God’s transcendence is part of God’s nature which is unknowable to humanity in our present state. The face of God, so to speak, or the ability to behold God in all of His glory as He truly exists, is a facet of His transcendence. The very substance which constitutes God’s existence is beyond the realm of human speculation. The only way in which we can define God is describing that which He is not. He is immortal, which is to say, He is not mortal. He is infinite, which is to say, He is not finite. He is infallible, which is to say, He is not fallible. To understand aspects of God’s transcendent nature, we must use cataphatic terms to arrive at an accurate understanding of the one we worship in Spirit and in truth.
God’s immanence is best understood in light of the incarnation. When God took for himself a body of flesh, He eternally united His nature man’s; eventually, man became the perfect human person. Through this, what had been previously unknowable became partially knowable by man. Christian Christology itself has great a contribution to the salvific operation of God in the world because through Jesus Christ, God revealed His light to mankind, hence making the Incarnation of Christ to the Christian faith very crucial. God’s revelation flipped the darkness which the Old Testaments prophesied into a blazing light as seen on the Mount of Transfiguration, where “[Jesus] was transfigured before [His disciples], and his face shone like the sun, and his clothes became dazzling white,” (Matt. 17:2 NRSV). An immanent aspect of God’s nature became incarnated into flesh to descend into our reality and minister to us by guiding us in the ways and statutes of God. In short, God came to Man so Man could come to God.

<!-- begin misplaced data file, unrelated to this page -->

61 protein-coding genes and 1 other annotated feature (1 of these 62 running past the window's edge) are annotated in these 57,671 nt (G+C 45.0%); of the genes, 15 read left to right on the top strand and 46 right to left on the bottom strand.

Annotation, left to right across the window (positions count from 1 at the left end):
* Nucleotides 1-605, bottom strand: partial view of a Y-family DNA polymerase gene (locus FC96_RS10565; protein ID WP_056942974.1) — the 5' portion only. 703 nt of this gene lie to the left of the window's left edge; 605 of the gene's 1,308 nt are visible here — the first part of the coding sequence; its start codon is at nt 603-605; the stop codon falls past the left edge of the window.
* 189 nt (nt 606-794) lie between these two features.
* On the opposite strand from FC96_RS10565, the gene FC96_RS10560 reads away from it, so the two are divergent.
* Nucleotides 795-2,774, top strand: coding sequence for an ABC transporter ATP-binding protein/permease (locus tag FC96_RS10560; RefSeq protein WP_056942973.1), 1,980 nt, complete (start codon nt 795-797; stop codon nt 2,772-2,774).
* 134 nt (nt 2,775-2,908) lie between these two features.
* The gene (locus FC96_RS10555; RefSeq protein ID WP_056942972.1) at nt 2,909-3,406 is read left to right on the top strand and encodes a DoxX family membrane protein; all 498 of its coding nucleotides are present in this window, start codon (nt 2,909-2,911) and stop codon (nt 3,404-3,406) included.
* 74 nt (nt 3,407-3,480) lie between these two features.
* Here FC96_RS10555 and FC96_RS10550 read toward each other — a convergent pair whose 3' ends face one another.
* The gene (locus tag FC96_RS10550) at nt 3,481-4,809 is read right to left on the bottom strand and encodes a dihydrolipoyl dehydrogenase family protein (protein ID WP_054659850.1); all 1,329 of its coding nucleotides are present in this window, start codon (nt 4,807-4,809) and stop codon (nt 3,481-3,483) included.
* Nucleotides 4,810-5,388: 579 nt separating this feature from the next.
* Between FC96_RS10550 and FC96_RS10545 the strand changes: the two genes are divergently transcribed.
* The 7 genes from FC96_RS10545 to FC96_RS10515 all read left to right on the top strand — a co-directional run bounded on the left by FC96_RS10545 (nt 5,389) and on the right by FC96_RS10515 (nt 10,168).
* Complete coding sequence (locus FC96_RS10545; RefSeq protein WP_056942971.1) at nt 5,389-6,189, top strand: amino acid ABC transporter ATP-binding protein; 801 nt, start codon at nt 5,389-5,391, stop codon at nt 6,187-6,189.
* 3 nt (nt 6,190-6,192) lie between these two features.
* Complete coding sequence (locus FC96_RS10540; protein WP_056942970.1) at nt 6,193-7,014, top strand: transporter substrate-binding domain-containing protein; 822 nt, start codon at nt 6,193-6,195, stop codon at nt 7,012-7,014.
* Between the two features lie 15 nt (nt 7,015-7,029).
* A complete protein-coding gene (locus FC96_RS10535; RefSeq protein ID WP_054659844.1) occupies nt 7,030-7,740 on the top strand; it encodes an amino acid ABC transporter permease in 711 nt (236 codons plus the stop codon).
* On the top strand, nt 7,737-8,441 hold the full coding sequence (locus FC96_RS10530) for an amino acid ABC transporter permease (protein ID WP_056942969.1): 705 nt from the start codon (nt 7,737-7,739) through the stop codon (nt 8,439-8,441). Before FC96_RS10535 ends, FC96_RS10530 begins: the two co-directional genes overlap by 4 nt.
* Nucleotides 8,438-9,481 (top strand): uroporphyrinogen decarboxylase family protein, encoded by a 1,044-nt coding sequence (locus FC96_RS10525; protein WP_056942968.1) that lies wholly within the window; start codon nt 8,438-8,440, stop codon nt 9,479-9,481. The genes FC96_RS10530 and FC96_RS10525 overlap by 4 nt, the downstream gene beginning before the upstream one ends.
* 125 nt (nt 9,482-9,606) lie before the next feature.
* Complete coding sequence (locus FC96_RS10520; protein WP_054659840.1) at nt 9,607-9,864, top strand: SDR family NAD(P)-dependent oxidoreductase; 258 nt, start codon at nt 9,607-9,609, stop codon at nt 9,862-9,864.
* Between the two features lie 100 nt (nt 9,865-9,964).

Thus, God’s immanent theology in the Christian religion is notably distinct from the transcendent and ultimately unapproachable nature of God in other Abrahamic religions such as Judaism and Islam, both of which do not promote personal relationship with the incarnated immanence of God. John recorded the miraculous phenomenon involving the Incarnation as the Word becoming flesh and making its dwelling among us, hence “we have seen his glory, the glory of the one and only Son, who came from the Father, full of grace and truth,” (Jn. 1:14 NRSV).
Now, the implications of God becoming flesh and dwelling among us lie exactly in what Christ’s Incarnation achieved as an end in itself. The Incarnation is the completion and fulfillment of the Abrahamic promise, of the Mosaic Law, and of the prophecies. In the incarnate person of Jesus Christ, man receives from God the highest priest, the holiest king, and the final prophet. God’s coming into the reality of man is a divine manifestation of His love for us, His creations, and this love extends throughout the entire cosmos.
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How does the coming of Jesus reveal God’s divine love for you?